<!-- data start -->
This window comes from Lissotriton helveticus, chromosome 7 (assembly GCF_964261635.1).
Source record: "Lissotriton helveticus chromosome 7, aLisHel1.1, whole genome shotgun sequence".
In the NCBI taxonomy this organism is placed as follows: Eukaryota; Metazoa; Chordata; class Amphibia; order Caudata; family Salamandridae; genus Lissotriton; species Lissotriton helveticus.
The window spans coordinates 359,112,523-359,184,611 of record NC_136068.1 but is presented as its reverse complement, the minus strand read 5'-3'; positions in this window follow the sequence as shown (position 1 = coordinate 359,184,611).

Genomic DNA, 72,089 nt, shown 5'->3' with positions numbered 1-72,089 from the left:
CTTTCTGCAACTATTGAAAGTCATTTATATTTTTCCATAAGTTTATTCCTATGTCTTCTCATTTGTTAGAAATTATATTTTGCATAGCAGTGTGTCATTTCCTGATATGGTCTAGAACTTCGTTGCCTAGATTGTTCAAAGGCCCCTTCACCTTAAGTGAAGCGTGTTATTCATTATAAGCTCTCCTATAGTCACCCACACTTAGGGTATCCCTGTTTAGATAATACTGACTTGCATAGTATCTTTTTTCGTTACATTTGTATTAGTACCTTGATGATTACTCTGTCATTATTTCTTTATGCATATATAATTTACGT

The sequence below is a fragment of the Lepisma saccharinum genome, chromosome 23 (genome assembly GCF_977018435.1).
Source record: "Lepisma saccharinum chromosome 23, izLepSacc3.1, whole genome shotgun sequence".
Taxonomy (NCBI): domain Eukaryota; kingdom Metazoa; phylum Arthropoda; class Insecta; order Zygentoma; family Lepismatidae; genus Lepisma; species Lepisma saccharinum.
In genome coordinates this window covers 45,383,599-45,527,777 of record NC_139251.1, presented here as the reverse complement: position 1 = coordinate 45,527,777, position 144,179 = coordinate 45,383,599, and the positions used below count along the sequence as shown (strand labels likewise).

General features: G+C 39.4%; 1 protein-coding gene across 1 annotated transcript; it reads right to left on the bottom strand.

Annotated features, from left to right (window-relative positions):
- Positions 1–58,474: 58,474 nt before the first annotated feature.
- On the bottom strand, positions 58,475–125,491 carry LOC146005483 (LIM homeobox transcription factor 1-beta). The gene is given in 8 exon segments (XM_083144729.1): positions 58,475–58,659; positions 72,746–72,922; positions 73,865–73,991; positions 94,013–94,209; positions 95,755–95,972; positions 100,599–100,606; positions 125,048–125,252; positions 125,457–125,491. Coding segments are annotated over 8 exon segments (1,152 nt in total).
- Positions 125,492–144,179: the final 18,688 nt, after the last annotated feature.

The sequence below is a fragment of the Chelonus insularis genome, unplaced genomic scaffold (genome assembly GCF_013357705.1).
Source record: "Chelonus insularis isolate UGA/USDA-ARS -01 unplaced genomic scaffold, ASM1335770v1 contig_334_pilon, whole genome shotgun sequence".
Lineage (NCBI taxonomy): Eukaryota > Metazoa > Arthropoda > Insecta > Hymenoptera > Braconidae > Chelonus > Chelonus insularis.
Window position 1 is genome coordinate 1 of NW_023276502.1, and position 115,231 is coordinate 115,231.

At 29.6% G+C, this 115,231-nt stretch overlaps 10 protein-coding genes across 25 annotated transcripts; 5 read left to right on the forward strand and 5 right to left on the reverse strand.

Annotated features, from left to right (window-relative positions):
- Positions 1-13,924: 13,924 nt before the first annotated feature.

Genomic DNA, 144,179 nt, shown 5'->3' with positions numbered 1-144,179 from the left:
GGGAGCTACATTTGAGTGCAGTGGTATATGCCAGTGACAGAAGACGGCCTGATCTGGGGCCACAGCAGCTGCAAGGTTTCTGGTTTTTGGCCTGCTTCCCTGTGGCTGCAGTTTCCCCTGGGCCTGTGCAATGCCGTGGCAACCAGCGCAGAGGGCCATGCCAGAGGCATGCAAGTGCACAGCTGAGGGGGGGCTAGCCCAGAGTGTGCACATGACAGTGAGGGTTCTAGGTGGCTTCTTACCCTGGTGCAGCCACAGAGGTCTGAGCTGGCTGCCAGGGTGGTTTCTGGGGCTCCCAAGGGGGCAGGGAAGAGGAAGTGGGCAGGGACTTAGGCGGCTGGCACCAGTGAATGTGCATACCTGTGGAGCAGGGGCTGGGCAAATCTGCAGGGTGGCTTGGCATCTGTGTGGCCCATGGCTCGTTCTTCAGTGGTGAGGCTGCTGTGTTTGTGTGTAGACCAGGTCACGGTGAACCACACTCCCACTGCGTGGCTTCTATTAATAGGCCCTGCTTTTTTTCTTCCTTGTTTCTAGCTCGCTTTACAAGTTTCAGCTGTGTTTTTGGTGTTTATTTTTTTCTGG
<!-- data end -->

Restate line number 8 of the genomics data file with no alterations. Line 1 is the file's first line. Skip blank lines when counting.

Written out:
Source record: "Lepisma saccharinum chromosome 23, izLepSacc3.1, whole genome shotgun sequence".